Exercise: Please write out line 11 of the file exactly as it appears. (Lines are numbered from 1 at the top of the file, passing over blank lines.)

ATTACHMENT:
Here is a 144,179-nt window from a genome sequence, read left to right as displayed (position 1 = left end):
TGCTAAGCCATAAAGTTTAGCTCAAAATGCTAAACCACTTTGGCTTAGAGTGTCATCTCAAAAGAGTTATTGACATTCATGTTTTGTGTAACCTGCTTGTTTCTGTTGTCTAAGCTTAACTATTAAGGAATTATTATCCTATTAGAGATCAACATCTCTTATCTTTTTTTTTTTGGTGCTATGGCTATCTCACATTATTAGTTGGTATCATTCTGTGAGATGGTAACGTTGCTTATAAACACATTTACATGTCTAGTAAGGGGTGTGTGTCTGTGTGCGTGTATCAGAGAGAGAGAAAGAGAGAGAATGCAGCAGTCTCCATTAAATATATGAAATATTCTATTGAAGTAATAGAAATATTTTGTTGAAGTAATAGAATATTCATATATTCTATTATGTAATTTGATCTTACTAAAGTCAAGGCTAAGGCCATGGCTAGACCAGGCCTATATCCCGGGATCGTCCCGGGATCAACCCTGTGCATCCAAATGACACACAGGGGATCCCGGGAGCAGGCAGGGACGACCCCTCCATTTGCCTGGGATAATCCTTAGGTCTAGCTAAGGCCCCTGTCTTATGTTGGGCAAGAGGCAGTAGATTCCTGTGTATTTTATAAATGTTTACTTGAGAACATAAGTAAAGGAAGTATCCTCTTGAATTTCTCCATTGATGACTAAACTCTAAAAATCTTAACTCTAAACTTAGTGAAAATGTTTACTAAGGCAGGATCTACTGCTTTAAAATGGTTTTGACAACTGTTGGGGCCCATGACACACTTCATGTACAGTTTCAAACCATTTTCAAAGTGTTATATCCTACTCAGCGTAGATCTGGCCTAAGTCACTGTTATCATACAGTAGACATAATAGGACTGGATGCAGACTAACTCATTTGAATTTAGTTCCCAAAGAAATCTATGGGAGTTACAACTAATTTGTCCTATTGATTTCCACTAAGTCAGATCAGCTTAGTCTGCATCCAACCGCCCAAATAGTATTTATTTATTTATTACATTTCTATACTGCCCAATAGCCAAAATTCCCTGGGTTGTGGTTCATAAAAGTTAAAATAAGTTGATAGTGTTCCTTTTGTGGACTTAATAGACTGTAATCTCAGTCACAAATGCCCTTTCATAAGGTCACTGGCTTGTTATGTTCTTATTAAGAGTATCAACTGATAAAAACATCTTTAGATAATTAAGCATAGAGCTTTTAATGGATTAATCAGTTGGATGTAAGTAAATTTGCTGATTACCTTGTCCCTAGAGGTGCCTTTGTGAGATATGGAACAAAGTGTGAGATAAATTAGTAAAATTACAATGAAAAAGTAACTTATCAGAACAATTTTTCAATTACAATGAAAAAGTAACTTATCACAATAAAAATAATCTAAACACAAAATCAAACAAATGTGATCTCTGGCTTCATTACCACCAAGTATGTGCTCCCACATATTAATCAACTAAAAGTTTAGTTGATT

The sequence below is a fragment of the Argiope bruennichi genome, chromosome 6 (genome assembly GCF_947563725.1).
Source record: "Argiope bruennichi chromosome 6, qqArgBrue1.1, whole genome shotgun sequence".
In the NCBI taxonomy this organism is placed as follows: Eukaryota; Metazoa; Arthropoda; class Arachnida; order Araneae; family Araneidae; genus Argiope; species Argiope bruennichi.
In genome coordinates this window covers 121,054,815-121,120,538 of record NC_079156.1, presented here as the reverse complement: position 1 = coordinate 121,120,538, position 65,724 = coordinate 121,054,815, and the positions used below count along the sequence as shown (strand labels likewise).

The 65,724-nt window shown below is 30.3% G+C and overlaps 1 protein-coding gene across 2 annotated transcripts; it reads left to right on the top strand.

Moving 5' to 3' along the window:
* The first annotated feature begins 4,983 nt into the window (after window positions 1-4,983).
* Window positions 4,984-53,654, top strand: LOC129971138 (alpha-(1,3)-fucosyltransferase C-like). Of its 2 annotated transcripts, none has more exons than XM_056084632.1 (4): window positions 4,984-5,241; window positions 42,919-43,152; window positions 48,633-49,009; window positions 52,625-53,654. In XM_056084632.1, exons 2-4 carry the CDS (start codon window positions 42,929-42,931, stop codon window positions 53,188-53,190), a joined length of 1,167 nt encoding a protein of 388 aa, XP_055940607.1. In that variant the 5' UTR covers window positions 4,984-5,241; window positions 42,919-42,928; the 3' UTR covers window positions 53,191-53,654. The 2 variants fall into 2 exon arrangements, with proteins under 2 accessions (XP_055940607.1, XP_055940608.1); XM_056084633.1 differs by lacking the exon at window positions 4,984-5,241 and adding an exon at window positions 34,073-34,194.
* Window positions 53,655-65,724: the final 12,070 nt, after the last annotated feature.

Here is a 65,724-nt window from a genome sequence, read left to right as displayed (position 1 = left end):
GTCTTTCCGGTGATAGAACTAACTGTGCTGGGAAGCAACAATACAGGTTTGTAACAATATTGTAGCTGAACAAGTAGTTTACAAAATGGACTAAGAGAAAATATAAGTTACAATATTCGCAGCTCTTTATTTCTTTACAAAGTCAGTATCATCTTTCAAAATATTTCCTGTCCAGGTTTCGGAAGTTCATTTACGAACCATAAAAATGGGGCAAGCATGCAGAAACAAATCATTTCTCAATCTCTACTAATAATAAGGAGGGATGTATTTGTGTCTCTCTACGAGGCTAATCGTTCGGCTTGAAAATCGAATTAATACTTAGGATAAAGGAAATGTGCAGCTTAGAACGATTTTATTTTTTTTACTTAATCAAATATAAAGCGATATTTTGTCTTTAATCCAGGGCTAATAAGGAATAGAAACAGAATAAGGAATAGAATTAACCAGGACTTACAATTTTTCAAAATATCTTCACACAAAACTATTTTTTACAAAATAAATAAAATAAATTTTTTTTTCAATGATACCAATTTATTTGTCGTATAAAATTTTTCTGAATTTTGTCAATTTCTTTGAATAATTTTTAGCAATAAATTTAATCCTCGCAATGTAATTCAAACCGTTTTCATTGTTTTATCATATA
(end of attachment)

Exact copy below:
* Window positions 53,655-65,724: the final 12,070 nt, after the last annotated feature.